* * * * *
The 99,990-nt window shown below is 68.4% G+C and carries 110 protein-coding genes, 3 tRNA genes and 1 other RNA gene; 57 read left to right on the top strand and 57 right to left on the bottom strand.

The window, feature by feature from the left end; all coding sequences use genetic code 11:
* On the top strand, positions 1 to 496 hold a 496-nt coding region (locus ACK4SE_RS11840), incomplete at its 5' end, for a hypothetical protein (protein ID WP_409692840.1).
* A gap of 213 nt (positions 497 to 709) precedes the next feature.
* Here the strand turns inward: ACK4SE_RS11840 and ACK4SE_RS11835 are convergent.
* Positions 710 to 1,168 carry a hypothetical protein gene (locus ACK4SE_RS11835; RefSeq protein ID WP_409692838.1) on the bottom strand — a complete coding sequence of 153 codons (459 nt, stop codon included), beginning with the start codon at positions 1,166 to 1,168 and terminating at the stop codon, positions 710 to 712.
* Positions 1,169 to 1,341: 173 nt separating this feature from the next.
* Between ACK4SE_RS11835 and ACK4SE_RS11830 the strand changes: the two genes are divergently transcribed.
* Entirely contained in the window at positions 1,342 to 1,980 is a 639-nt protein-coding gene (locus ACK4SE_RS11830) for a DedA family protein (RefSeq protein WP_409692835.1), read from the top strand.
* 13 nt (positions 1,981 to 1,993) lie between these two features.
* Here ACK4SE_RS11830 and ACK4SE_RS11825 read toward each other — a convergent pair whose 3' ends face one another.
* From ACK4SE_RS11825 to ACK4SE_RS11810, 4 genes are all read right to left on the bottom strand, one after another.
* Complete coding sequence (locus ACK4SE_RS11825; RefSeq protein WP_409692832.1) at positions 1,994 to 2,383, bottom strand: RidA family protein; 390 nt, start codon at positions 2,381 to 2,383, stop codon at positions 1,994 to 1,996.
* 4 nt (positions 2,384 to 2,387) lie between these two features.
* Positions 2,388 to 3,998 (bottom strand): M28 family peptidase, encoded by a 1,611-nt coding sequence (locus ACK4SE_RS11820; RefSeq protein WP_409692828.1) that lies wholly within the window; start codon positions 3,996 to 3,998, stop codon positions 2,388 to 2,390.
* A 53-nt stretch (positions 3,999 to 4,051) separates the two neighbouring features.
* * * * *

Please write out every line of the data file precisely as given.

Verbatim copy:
The 99,990-nt window shown below is 68.4% G+C and carries 110 protein-coding genes, 3 tRNA genes and 1 other RNA gene; 57 read left to right on the top strand and 57 right to left on the bottom strand.

The window, feature by feature from the left end; all coding sequences use genetic code 11:
* On the top strand, positions 1 to 496 hold a 496-nt coding region (locus ACK4SE_RS11840), incomplete at its 5' end, for a hypothetical protein (protein ID WP_409692840.1).
* A gap of 213 nt (positions 497 to 709) precedes the next feature.
* Here the strand turns inward: ACK4SE_RS11840 and ACK4SE_RS11835 are convergent.
* Positions 710 to 1,168 carry a hypothetical protein gene (locus ACK4SE_RS11835; RefSeq protein ID WP_409692838.1) on the bottom strand — a complete coding sequence of 153 codons (459 nt, stop codon included), beginning with the start codon at positions 1,166 to 1,168 and terminating at the stop codon, positions 710 to 712.
* Positions 1,169 to 1,341: 173 nt separating this feature from the next.
* Between ACK4SE_RS11835 and ACK4SE_RS11830 the strand changes: the two genes are divergently transcribed.
* Entirely contained in the window at positions 1,342 to 1,980 is a 639-nt protein-coding gene (locus ACK4SE_RS11830) for a DedA family protein (RefSeq protein WP_409692835.1), read from the top strand.
* 13 nt (positions 1,981 to 1,993) lie between these two features.
* Here ACK4SE_RS11830 and ACK4SE_RS11825 read toward each other — a convergent pair whose 3' ends face one another.
* From ACK4SE_RS11825 to ACK4SE_RS11810, 4 genes are all read right to left on the bottom strand, one after another.
* Complete coding sequence (locus ACK4SE_RS11825; RefSeq protein WP_409692832.1) at positions 1,994 to 2,383, bottom strand: RidA family protein; 390 nt, start codon at positions 2,381 to 2,383, stop codon at positions 1,994 to 1,996.
* 4 nt (positions 2,384 to 2,387) lie between these two features.
* Positions 2,388 to 3,998 (bottom strand): M28 family peptidase, encoded by a 1,611-nt coding sequence (locus ACK4SE_RS11820; RefSeq protein WP_409692828.1) that lies wholly within the window; start codon positions 3,996 to 3,998, stop codon positions 2,388 to 2,390.
* A 53-nt stretch (positions 3,999 to 4,051) separates the two neighbouring features.